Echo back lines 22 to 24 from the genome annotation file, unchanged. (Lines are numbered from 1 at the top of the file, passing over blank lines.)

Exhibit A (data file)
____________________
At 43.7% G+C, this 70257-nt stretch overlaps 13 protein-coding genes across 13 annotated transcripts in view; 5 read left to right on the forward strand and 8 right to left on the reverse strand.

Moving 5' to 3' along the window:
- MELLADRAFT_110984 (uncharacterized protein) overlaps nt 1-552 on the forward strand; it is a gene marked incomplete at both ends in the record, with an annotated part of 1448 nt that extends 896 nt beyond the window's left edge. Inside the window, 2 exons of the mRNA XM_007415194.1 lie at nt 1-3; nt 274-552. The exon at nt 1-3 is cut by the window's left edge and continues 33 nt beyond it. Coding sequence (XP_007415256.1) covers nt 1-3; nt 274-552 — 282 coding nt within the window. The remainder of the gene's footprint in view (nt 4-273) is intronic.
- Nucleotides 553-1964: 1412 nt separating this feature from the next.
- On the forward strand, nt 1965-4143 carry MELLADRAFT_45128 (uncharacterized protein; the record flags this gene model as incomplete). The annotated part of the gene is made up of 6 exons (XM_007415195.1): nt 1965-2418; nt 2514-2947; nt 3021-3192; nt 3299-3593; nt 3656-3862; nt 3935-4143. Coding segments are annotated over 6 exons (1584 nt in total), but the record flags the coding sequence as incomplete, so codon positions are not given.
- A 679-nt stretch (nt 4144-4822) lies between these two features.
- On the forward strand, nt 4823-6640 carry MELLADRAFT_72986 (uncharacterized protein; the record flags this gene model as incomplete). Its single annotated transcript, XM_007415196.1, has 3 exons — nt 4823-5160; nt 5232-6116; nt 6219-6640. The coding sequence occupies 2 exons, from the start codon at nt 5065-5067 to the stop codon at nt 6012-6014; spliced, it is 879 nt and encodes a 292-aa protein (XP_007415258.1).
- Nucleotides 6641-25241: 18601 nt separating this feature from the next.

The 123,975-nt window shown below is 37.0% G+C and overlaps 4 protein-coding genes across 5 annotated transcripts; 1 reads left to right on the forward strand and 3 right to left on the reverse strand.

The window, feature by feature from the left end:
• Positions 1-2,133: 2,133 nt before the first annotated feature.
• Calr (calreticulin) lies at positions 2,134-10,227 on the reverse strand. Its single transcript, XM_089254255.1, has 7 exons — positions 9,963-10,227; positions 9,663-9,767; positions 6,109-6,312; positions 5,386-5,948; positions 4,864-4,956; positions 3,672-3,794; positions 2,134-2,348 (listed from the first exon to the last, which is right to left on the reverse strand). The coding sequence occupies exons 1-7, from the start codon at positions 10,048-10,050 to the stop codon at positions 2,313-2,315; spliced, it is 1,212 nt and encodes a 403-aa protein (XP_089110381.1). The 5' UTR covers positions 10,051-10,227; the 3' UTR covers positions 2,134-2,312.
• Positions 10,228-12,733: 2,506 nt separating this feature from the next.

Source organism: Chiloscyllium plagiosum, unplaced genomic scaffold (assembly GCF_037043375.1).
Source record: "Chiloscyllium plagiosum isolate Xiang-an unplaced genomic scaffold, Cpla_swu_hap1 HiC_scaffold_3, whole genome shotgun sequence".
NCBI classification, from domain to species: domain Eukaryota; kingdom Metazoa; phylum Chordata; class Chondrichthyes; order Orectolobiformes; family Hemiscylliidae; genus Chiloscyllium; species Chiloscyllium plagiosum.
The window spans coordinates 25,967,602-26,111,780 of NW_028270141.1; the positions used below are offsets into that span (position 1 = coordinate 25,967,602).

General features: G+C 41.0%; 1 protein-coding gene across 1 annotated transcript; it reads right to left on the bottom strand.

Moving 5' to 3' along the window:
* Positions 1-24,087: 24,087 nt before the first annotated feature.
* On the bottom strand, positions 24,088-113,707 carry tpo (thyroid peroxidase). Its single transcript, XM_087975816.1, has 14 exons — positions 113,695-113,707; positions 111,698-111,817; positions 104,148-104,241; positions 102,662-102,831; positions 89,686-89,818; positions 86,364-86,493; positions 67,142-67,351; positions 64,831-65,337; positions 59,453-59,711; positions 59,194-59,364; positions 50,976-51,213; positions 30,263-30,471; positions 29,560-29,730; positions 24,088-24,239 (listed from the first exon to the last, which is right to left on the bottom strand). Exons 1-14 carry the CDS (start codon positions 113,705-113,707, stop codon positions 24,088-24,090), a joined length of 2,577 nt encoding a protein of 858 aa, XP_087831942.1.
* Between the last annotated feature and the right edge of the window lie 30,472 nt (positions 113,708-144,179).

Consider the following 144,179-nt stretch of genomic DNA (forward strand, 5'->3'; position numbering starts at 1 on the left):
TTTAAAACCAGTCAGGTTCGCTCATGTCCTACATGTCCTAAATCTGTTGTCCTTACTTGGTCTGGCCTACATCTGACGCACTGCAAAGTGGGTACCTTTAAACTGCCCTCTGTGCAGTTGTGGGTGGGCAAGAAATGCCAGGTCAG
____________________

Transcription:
* Between the last annotated feature and the right edge of the window lie 30,472 nt (positions 113,708-144,179).

Consider the following 144,179-nt stretch of genomic DNA (forward strand, 5'->3'; position numbering starts at 1 on the left):
TTTAAAACCAGTCAGGTTCGCTCATGTCCTACATGTCCTAAATCTGTTGTCCTTACTTGGTCTGGCCTACATCTGACGCACTGCAAAGTGGGTACCTTTAAACTGCCCTCTGTGCAGTTGTGGGTGGGCAAGAAATGCCAGGTCAG